Maggie O’Farrell is a highly reliable purveyor of magic. She delivers the goods time and time again, yet still manages to improve on a winning formula. Instructions for a Heatwave, her sixth novel, bears all the hallmarks of a classic O’Farrell novel, but its structural virtuosity is ever more impressive.
Set in the summer of 1976 with its record-breaking heatwave, this is both a wincingly accurate examination of family dynamics and a story that grips from the start.
The Riordans are a family in crisis, but they barely know it. The novel starts with Irish matriarch Gretta sweating her way through a July day that seems like any other except for the extraordinary heat that is choking London. Her husband Robert leaves to buy a newspaper, as he has every morning of his adult life – only this time, he doesn’t return. While Robert is busy performing his disappearing act, the novel’s focus turns to the couple’s three adult children.
Beneath seemingly ordinary lives, new tensions brew while old resentments leap to the surface the moment Robert’s action forces the family together. The oldest, Michael Francis, is now a wage slave in a teaching job, having been plunged into domestic responsibilities far earlier than he envisaged. Feminism has dawned, and his newly enlightened wife is suddenly alarming him by cropping her hair and taking an Open University degree. In the meantime, the favoured Riordan sibling, Monica, has moved out to the country to live with a man with daughters, step-motherhood in a rural setting an ill fit with her exacting nature. To make matters worse, she has lost her own baby in circumstances which only her younger sister has guessed.
This sister is Aoife, the prickly rebel of the family, who has walked out of the family to live in New York. Aoife’s undiagnosed dyslexia has informed her life, and she is barely managing to cling to a job and relationship when the call from home comes. Suddenly, all three warring children converge upon the family home in Kilburn, overheated with emotions in the hottest summer Britain has known. Something is bound to give.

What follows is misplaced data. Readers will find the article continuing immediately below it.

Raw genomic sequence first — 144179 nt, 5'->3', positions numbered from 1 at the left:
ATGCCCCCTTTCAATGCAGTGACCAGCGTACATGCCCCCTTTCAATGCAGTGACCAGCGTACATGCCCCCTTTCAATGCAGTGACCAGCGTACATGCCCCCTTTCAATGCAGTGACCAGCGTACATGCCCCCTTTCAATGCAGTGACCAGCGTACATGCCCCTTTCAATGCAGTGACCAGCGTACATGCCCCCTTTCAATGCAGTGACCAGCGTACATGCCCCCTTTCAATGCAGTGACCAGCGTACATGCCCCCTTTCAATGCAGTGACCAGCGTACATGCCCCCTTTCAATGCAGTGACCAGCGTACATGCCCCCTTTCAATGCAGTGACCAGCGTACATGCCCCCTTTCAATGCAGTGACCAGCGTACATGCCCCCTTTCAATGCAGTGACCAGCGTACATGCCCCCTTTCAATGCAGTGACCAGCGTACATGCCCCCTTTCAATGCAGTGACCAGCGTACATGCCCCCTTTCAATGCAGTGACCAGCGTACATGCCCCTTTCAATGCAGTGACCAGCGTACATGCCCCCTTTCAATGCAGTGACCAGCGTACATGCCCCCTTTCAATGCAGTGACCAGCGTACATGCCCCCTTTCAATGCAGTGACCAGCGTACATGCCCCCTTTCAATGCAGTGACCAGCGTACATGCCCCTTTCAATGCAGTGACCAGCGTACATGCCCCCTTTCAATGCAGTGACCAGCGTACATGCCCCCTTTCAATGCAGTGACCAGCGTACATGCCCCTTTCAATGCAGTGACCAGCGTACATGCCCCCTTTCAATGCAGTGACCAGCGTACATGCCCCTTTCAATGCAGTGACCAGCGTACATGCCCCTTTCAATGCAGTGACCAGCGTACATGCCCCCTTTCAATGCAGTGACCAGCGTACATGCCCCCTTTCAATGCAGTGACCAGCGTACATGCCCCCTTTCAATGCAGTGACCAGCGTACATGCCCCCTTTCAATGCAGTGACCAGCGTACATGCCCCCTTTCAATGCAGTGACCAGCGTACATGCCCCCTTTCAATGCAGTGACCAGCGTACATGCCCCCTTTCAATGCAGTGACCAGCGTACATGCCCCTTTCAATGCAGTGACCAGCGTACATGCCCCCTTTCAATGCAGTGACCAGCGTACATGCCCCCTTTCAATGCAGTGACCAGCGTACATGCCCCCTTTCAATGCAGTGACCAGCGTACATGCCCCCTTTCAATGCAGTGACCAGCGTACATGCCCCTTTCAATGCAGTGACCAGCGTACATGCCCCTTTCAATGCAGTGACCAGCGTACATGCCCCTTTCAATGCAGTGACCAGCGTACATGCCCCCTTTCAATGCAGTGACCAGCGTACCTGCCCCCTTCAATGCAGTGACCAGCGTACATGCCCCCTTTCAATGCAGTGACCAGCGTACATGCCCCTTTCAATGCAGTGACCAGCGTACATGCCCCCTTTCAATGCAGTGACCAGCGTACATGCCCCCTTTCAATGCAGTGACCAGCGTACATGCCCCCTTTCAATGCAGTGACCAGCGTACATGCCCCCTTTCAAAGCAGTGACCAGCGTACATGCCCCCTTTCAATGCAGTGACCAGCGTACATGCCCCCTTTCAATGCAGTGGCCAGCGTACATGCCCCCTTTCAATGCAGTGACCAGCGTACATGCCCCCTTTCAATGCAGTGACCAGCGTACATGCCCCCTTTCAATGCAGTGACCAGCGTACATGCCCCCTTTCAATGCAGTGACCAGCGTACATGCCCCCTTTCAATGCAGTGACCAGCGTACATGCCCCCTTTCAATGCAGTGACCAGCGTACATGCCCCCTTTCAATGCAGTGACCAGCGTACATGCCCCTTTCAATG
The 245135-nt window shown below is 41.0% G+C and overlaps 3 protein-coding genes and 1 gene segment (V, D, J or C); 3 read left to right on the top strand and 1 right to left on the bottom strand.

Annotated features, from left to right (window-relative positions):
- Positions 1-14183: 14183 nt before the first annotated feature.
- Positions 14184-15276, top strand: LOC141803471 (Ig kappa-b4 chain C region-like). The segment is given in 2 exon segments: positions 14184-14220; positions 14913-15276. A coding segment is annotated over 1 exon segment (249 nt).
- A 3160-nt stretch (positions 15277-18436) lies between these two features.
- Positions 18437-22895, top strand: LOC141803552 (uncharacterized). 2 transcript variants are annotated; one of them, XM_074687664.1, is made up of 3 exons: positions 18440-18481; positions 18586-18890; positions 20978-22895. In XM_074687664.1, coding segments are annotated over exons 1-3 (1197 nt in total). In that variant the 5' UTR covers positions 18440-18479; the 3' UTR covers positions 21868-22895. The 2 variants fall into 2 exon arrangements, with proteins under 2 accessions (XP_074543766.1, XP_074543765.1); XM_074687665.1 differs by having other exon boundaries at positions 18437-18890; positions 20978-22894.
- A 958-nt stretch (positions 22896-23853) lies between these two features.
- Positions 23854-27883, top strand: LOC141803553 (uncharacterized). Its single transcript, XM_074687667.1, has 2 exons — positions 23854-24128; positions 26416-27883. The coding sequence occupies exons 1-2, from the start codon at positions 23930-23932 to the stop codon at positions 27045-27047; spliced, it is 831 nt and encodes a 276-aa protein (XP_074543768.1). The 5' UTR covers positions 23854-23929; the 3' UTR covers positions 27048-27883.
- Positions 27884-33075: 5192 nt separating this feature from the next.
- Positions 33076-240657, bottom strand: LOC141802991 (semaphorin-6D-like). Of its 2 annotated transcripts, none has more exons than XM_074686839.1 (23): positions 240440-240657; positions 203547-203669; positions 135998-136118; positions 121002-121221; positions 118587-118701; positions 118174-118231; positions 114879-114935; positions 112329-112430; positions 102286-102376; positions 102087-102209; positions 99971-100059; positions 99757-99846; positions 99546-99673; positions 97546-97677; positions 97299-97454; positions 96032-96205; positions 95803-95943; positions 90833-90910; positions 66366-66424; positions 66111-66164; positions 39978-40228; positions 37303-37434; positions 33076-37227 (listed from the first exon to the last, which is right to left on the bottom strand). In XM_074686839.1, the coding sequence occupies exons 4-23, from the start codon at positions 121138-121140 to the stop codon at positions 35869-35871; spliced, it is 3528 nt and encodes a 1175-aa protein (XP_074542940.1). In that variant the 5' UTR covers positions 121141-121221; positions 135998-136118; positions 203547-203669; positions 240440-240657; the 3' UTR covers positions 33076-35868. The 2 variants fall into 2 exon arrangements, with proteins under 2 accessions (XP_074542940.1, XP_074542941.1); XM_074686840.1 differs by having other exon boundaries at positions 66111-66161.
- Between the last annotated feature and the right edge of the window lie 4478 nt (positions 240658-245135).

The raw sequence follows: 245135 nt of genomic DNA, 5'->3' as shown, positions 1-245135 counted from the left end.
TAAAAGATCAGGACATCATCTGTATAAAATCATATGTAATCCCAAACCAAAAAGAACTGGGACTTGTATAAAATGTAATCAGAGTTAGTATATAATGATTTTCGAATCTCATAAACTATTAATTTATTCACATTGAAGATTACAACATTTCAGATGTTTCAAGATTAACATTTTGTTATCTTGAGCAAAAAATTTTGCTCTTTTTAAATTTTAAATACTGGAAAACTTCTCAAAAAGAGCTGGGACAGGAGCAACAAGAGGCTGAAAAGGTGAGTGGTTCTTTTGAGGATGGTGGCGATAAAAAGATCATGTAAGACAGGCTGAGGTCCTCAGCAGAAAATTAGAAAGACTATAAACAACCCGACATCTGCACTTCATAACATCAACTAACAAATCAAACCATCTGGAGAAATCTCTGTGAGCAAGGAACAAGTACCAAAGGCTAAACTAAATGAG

Where has Robert gone? While family, neighbours and police theorise, the siblings’ lives unravel further. Battles erupt under the stern eye of the devout Gretta, deeply grieved that her children have abandoned the Catholic church. It is only in this middle section, where the family is in place but uncertain how to act, that the pace ever flags.
It slowly emerges that both Robert and Gretta have their own untold stories, which are at the root of this absence. Gretta knows far more than she is saying, and it is a family trip back to Ireland that reveals the whole truth. Suspense is created by O’Farrell’s remarkable handling of time. This chronological swirl – whole lives and generations seamlessly captured within the confines of one summer – is an O’Farrell technique, and one that is breathtakingly accomplished here. The reader is never confused while decades are travelled, often within the space of one sentence, injecting the simplest life story is with tension.
O’Farrell’s warmth, humanity and acute observations make this a novel to revel in and linger over.
Instructions for a Heatwave by Maggie O'Farrell is published by Tinder Press.
Joanna Briscoe’s latest novel, You, is published by Bloomsbury.